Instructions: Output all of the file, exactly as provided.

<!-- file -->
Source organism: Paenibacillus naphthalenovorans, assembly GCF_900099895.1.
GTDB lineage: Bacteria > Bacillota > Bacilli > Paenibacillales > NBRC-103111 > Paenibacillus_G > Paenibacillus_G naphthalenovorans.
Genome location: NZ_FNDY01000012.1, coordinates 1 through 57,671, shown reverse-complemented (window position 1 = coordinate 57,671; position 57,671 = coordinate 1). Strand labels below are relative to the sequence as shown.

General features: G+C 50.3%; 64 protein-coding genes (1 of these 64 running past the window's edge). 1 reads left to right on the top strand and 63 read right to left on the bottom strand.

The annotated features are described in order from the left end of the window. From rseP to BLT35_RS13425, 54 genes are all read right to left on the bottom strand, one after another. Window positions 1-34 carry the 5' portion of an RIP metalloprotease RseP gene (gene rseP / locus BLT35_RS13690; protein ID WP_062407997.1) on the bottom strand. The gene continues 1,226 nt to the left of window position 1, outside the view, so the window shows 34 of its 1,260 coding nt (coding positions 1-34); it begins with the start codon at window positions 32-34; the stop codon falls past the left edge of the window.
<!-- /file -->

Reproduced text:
Source organism: Paenibacillus naphthalenovorans, assembly GCF_900099895.1.
GTDB lineage: Bacteria > Bacillota > Bacilli > Paenibacillales > NBRC-103111 > Paenibacillus_G > Paenibacillus_G naphthalenovorans.
Genome location: NZ_FNDY01000012.1, coordinates 1 through 57,671, shown reverse-complemented (window position 1 = coordinate 57,671; position 57,671 = coordinate 1). Strand labels below are relative to the sequence as shown.

General features: G+C 50.3%; 64 protein-coding genes (1 of these 64 running past the window's edge). 1 reads left to right on the top strand and 63 read right to left on the bottom strand.

The annotated features are described in order from the left end of the window. From rseP to BLT35_RS13425, 54 genes are all read right to left on the bottom strand, one after another. Window positions 1-34 carry the 5' portion of an RIP metalloprotease RseP gene (gene rseP / locus BLT35_RS13690; protein ID WP_062407997.1) on the bottom strand. The gene continues 1,226 nt to the left of window position 1, outside the view, so the window shows 34 of its 1,260 coding nt (coding positions 1-34); it begins with the start codon at window positions 32-34; the stop codon falls past the left edge of the window.